The Welsh Government has called in planning permission to clear the proposed site for Wylfa Newydd.
But concerns about the impact on wildlife at a nearby nature reserve has led to the decision being called in by ministers. A Government review on the plans could take several months.
In a letter to Anglesey Council, the Government’s department for energy, planning and rural affairs said there were concerns that the application separated preparing the site from the later construction stages and the actual operation of Wylfa Newydd.
They added: ”If there are harmful environmental effects from the project overall, planning authorities need to be satisfied that any reasonable alternative sites which would result in less harm, no harm or gain, have been fully considered.”
Wildlife groups including the RSPB and the National Trust say they have significant concerns about whether the impact of the work on Cemlyn Nature Reserve – a designated area of outstanding natural beauty, home to animals at risk.
The Welsh Government decided to call in the plans, claiming that council planners only considered the clearing works themsleves and not the wider implications. But a spokesperson said the review did not imply any opinion from ministers in Cardiff Bay about the project.
Horizon, who pledged to create special ecological areas and habitats to offset the impact, said they were disappointed – and disagreed with the ”reasoning and justification” for the Government decision. They added they were considering their options on how to respond.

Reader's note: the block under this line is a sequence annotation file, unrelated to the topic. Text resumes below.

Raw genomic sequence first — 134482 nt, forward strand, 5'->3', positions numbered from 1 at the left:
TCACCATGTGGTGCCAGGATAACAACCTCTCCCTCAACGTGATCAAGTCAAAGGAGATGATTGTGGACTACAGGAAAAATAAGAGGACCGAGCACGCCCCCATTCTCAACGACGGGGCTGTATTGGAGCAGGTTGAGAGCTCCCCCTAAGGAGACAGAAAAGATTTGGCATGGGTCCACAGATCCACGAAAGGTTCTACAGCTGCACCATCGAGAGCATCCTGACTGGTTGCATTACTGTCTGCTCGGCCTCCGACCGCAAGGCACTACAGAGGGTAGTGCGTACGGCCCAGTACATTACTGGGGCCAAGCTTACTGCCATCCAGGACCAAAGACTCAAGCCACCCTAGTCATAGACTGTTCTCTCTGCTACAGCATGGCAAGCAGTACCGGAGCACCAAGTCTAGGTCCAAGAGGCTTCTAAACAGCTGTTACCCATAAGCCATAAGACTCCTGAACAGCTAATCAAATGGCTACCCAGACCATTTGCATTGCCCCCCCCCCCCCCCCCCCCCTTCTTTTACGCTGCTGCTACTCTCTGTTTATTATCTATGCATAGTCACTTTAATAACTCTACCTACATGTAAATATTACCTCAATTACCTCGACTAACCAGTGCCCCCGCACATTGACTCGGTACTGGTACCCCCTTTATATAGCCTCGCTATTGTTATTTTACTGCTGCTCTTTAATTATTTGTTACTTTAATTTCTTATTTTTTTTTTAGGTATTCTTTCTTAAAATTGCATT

Councillor Carwyn Jones, the council executive’s member for economic development, told the Local Democracy Reporting Service: ”The hope is that the call-in will not have an adverse effect on the Wylfa Newydd development as this is key as a vital catalyst to develop the economy of the island and north Wales.”
The council voted unaminously to give planning permission, despite facing legal action from Greenpeace, who argued clearing work should not begin until Wylfa Newydd is given the final go-ahead.
The future of the project has come under speculation – ahead of a board meeting earlier this week, Japanese media reported that Hitachi, which owns Horizon Nuclear Power, was considering whether to scrap Wylfa Newydd altogether because of growing construction costs.
The company said it wouldn’t comment on any speculation – although its chairman, Hiroaki Nakanishi, admitted last week that they were struggling to find investors.